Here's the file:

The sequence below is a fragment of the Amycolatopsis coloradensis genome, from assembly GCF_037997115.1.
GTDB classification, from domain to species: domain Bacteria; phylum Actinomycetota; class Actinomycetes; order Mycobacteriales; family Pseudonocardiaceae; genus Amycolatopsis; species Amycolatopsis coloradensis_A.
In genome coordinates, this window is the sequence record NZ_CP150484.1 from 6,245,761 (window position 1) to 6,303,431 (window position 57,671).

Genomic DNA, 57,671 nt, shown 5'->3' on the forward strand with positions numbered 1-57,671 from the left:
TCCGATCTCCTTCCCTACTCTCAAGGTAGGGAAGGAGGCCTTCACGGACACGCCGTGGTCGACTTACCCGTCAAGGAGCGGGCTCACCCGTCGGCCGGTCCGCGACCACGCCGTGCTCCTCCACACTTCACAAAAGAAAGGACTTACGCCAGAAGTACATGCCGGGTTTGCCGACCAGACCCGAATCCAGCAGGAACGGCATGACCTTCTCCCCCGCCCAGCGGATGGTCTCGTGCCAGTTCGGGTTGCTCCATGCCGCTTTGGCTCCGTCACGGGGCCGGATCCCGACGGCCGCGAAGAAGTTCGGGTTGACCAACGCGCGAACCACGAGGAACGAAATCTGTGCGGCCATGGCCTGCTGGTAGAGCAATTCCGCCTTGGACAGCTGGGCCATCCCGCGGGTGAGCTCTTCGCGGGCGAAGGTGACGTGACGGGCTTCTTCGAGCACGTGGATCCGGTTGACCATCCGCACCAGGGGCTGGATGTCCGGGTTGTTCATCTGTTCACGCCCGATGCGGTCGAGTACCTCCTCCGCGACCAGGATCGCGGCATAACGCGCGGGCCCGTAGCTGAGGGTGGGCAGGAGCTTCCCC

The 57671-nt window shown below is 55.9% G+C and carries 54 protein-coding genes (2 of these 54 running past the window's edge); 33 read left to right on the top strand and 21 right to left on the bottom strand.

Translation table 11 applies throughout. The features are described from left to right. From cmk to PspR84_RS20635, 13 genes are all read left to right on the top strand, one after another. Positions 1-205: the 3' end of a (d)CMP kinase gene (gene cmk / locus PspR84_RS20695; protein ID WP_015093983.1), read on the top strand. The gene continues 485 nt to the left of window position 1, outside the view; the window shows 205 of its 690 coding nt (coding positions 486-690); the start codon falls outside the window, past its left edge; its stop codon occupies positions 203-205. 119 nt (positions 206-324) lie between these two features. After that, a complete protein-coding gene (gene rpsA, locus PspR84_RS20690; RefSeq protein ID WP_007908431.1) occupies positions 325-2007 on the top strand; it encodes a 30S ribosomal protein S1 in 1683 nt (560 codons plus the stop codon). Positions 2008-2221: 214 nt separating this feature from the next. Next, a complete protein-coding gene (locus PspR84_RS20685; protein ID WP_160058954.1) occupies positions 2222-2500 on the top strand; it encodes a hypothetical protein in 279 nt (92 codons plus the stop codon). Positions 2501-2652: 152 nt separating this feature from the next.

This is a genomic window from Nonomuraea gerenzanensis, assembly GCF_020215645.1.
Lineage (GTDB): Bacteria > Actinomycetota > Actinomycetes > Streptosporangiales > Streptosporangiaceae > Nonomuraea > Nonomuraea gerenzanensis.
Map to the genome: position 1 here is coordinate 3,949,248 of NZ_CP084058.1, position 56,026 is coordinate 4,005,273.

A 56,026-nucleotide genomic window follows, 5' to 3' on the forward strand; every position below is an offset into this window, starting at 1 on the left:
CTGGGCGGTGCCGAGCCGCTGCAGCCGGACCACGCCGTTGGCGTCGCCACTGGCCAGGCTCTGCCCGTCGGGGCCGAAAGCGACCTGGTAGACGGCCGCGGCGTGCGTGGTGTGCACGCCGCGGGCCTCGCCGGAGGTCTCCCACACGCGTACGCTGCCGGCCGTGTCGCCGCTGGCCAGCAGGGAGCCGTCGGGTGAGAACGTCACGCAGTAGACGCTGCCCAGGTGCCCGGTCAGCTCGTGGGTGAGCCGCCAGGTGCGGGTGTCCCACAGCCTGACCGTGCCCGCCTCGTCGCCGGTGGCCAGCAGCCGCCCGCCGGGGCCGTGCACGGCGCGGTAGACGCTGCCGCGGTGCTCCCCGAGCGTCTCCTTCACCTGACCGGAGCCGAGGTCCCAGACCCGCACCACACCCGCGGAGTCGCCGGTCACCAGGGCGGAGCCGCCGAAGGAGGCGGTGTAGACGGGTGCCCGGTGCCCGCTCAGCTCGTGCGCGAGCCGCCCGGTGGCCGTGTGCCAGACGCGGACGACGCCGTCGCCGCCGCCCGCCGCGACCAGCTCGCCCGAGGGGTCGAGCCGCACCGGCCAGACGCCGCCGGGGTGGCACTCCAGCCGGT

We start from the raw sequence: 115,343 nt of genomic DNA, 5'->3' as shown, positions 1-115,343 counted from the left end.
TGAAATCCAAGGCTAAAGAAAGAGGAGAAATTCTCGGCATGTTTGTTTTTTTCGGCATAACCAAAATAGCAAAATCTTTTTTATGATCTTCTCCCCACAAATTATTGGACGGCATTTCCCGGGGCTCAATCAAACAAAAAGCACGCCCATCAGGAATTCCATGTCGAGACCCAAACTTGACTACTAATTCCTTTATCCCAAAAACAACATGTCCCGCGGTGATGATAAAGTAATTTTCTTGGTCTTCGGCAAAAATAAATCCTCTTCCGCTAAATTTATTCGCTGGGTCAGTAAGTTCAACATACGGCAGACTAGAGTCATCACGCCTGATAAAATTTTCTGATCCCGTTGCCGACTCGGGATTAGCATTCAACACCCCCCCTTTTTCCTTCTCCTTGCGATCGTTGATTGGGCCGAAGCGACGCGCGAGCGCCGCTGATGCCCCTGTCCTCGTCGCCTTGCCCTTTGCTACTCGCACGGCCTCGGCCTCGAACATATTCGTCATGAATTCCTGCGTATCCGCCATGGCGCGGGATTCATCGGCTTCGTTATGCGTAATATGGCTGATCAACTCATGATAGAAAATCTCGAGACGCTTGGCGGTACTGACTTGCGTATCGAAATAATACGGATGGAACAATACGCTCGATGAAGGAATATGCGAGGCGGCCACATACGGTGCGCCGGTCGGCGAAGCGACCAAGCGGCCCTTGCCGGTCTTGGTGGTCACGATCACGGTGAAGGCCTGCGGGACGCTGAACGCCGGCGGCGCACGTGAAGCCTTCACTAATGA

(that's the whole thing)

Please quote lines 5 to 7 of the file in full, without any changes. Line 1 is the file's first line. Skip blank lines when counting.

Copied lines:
TCCGATCTCCTTCCCTACTCTCAAGGTAGGGAAGGAGGCCTTCACGGACACGCCGTGGTCGACTTACCCGTCAAGGAGCGGGCTCACCCGTCGGCCGGTCCGCGACCACGCCGTGCTCCTCCACACTTCACAAAAGAAAGGACTTACGCCAGAAGTACATGCCGGGTTTGCCGACCAGACCCGAATCCAGCAGGAACGGCATGACCTTCTCCCCCGCCCAGCGGATGGTCTCGTGCCAGTTCGGGTTGCTCCATGCCGCTTTGGCTCCGTCACGGGGCCGGATCCCGACGGCCGCGAAGAAGTTCGGGTTGACCAACGCGCGAACCACGAGGAACGAAATCTGTGCGGCCATGGCCTGCTGGTAGAGCAATTCCGCCTTGGACAGCTGGGCCATCCCGCGGGTGAGCTCTTCGCGGGCGAAGGTGACGTGACGGGCTTCTTCGAGCACGTGGATCCGGTTGACCATCCGCACCAGGGGCTGGATGTCCGGGTTGTTCATCTGTTCACGCCCGATGCGGTCGAGTACCTCCTCCGCGACCAGGATCGCGGCATAACGCGCGGGCCCGTAGCTGAGGGTGGGCAGGAGCTTCCCC

The 57671-nt window shown below is 55.9% G+C and carries 54 protein-coding genes (2 of these 54 running past the window's edge); 33 read left to right on the top strand and 21 right to left on the bottom strand.

Translation table 11 applies throughout. The features are described from left to right. From cmk to PspR84_RS20635, 13 genes are all read left to right on the top strand, one after another. Positions 1-205: the 3' end of a (d)CMP kinase gene (gene cmk / locus PspR84_RS20695; protein ID WP_015093983.1), read on the top strand. The gene continues 485 nt to the left of window position 1, outside the view; the window shows 205 of its 690 coding nt (coding positions 486-690); the start codon falls outside the window, past its left edge; its stop codon occupies positions 203-205. 119 nt (positions 206-324) lie between these two features. After that, a complete protein-coding gene (gene rpsA, locus PspR84_RS20690; RefSeq protein ID WP_007908431.1) occupies positions 325-2007 on the top strand; it encodes a 30S ribosomal protein S1 in 1683 nt (560 codons plus the stop codon). Positions 2008-2221: 214 nt separating this feature from the next. Next, a complete protein-coding gene (locus PspR84_RS20685; protein ID WP_160058954.1) occupies positions 2222-2500 on the top strand; it encodes a hypothetical protein in 279 nt (92 codons plus the stop codon). Positions 2501-2652: 152 nt separating this feature from the next.